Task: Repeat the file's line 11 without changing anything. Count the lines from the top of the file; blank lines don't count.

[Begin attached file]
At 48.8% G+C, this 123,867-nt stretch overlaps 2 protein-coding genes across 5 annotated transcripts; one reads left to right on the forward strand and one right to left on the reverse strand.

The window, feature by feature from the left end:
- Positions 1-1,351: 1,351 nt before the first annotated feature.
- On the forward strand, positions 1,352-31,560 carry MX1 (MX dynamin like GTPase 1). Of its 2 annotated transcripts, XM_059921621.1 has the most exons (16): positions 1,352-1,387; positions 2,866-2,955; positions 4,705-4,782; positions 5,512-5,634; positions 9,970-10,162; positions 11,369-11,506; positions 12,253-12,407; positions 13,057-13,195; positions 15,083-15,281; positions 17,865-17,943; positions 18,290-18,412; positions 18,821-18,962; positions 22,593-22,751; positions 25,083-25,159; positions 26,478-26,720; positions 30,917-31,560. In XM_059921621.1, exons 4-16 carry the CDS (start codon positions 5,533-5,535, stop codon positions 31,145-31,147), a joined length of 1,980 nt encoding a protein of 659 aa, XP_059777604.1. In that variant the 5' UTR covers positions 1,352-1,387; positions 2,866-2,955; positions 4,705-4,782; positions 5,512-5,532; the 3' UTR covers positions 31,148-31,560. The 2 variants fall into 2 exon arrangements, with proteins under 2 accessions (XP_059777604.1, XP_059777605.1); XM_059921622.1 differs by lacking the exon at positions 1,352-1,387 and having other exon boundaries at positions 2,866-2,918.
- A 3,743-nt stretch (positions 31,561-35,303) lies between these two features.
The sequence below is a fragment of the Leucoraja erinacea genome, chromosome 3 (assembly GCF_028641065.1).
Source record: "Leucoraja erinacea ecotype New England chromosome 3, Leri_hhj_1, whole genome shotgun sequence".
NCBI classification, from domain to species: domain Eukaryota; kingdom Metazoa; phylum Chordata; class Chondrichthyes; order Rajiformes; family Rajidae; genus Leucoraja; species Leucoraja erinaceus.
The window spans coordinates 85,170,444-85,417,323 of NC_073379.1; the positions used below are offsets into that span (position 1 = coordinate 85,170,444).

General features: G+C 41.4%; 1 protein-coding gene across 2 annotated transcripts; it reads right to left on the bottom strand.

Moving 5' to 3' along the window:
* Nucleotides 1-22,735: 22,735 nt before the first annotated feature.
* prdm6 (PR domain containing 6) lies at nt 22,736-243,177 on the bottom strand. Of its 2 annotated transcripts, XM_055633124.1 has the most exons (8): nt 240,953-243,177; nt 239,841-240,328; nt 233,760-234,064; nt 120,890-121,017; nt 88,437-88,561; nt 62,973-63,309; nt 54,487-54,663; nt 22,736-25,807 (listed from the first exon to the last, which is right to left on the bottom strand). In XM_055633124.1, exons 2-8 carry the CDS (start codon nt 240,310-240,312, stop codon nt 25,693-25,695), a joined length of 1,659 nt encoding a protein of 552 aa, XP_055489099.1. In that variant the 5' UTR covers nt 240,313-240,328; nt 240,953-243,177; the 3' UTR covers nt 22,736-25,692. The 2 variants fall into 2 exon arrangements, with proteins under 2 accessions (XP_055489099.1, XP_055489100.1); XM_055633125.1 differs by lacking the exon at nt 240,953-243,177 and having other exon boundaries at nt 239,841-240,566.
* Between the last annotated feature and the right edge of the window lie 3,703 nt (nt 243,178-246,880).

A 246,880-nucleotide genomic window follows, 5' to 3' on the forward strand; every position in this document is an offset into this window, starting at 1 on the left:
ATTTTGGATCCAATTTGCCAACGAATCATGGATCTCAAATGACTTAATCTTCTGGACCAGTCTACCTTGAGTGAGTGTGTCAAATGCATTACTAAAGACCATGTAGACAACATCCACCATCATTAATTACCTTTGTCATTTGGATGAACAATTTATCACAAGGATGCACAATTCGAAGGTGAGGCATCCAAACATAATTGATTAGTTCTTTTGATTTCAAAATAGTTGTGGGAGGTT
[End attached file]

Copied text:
Moving 5' to 3' along the window: